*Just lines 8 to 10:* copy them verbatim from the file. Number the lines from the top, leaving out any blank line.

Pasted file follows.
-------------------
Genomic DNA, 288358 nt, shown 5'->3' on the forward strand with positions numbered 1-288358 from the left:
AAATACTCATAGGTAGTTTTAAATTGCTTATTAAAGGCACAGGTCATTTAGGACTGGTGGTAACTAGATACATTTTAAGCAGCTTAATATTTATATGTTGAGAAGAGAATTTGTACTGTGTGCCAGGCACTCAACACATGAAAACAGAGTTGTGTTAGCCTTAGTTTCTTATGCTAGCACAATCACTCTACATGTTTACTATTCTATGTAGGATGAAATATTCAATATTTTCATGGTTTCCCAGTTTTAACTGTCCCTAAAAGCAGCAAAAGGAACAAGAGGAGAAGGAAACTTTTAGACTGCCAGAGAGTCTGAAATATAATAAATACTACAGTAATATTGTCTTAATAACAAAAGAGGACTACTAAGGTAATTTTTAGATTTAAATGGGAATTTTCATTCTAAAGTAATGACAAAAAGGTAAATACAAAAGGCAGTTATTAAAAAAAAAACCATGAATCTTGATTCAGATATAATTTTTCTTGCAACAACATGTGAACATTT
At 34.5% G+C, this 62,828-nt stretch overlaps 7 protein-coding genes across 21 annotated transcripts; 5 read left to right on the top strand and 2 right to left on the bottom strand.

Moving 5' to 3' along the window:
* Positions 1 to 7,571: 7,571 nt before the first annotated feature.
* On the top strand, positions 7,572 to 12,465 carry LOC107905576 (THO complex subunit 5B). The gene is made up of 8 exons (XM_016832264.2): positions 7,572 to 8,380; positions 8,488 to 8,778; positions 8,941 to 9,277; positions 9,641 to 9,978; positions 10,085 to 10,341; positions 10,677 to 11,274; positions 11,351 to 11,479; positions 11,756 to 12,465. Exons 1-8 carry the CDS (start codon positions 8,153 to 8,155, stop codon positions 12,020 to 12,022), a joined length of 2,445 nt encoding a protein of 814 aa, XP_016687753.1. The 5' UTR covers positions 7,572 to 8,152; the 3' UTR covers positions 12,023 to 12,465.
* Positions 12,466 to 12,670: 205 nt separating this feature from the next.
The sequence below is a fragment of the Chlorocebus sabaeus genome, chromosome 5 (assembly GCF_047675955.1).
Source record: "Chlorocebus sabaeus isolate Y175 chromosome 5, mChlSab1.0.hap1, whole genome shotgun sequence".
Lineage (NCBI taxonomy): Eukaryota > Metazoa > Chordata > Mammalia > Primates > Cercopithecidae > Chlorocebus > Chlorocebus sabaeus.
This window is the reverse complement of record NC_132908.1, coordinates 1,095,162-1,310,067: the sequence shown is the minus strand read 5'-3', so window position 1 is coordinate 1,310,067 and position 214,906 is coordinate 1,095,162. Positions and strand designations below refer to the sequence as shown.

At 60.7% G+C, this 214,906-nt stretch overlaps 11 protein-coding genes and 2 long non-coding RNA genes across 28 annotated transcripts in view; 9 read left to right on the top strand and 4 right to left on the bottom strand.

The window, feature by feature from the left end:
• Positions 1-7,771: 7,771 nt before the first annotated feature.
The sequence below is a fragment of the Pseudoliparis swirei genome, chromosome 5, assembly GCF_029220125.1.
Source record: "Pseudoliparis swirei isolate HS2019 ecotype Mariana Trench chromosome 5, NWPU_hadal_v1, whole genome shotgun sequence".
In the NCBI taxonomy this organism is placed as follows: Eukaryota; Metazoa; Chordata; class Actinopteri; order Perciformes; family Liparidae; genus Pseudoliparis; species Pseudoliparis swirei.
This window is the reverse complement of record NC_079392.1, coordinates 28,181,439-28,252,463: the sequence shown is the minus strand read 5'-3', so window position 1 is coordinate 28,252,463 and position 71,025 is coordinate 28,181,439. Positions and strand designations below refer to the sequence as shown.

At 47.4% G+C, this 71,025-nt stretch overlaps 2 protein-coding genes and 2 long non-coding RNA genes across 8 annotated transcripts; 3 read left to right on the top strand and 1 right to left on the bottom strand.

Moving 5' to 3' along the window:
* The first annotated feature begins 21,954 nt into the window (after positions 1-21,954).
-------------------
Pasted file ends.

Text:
The sequence below is a fragment of the Chlorocebus sabaeus genome, chromosome 5 (assembly GCF_047675955.1).
Source record: "Chlorocebus sabaeus isolate Y175 chromosome 5, mChlSab1.0.hap1, whole genome shotgun sequence".
Lineage (NCBI taxonomy): Eukaryota > Metazoa > Chordata > Mammalia > Primates > Cercopithecidae > Chlorocebus > Chlorocebus sabaeus.